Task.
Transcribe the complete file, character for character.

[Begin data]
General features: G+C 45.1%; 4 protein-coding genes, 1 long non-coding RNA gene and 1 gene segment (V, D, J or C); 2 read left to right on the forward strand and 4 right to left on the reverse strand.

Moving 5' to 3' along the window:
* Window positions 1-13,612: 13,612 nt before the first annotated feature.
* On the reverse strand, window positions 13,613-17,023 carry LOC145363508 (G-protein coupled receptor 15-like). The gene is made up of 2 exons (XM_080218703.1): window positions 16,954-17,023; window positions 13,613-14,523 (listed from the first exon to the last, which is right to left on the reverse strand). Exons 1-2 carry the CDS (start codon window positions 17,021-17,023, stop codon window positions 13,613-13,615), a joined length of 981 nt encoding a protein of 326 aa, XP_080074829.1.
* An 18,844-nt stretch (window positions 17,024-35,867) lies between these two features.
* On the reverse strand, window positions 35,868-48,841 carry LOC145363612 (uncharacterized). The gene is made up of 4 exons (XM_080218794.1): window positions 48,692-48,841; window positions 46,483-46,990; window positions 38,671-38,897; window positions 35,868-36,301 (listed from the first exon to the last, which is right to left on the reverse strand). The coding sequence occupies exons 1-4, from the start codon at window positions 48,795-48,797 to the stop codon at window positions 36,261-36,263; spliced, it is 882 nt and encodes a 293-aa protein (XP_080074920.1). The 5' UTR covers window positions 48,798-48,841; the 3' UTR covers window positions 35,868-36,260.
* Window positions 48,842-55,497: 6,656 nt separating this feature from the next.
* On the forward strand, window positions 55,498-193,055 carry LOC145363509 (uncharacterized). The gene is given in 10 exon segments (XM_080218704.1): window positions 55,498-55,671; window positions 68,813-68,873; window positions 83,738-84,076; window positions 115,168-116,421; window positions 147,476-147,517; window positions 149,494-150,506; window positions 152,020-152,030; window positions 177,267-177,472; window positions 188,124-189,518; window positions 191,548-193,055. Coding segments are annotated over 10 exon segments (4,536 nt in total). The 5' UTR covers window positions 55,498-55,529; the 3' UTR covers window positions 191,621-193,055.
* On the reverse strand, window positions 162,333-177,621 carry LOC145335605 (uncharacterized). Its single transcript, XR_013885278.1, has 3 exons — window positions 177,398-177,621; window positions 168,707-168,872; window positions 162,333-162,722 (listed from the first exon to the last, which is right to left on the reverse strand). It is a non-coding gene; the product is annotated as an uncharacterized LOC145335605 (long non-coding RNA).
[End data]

General features: G+C 45.1%; 4 protein-coding genes, 1 long non-coding RNA gene and 1 gene segment (V, D, J or C); 2 read left to right on the forward strand and 4 right to left on the reverse strand.

Moving 5' to 3' along the window:
* Window positions 1-13,612: 13,612 nt before the first annotated feature.
* On the reverse strand, window positions 13,613-17,023 carry LOC145363508 (G-protein coupled receptor 15-like). The gene is made up of 2 exons (XM_080218703.1): window positions 16,954-17,023; window positions 13,613-14,523 (listed from the first exon to the last, which is right to left on the reverse strand). Exons 1-2 carry the CDS (start codon window positions 17,021-17,023, stop codon window positions 13,613-13,615), a joined length of 981 nt encoding a protein of 326 aa, XP_080074829.1.
* An 18,844-nt stretch (window positions 17,024-35,867) lies between these two features.
* On the reverse strand, window positions 35,868-48,841 carry LOC145363612 (uncharacterized). The gene is made up of 4 exons (XM_080218794.1): window positions 48,692-48,841; window positions 46,483-46,990; window positions 38,671-38,897; window positions 35,868-36,301 (listed from the first exon to the last, which is right to left on the reverse strand). The coding sequence occupies exons 1-4, from the start codon at window positions 48,795-48,797 to the stop codon at window positions 36,261-36,263; spliced, it is 882 nt and encodes a 293-aa protein (XP_080074920.1). The 5' UTR covers window positions 48,798-48,841; the 3' UTR covers window positions 35,868-36,260.
* Window positions 48,842-55,497: 6,656 nt separating this feature from the next.
* On the forward strand, window positions 55,498-193,055 carry LOC145363509 (uncharacterized). The gene is given in 10 exon segments (XM_080218704.1): window positions 55,498-55,671; window positions 68,813-68,873; window positions 83,738-84,076; window positions 115,168-116,421; window positions 147,476-147,517; window positions 149,494-150,506; window positions 152,020-152,030; window positions 177,267-177,472; window positions 188,124-189,518; window positions 191,548-193,055. Coding segments are annotated over 10 exon segments (4,536 nt in total). The 5' UTR covers window positions 55,498-55,529; the 3' UTR covers window positions 191,621-193,055.
* On the reverse strand, window positions 162,333-177,621 carry LOC145335605 (uncharacterized). Its single transcript, XR_013885278.1, has 3 exons — window positions 177,398-177,621; window positions 168,707-168,872; window positions 162,333-162,722 (listed from the first exon to the last, which is right to left on the reverse strand). It is a non-coding gene; the product is annotated as an uncharacterized LOC145335605 (long non-coding RNA).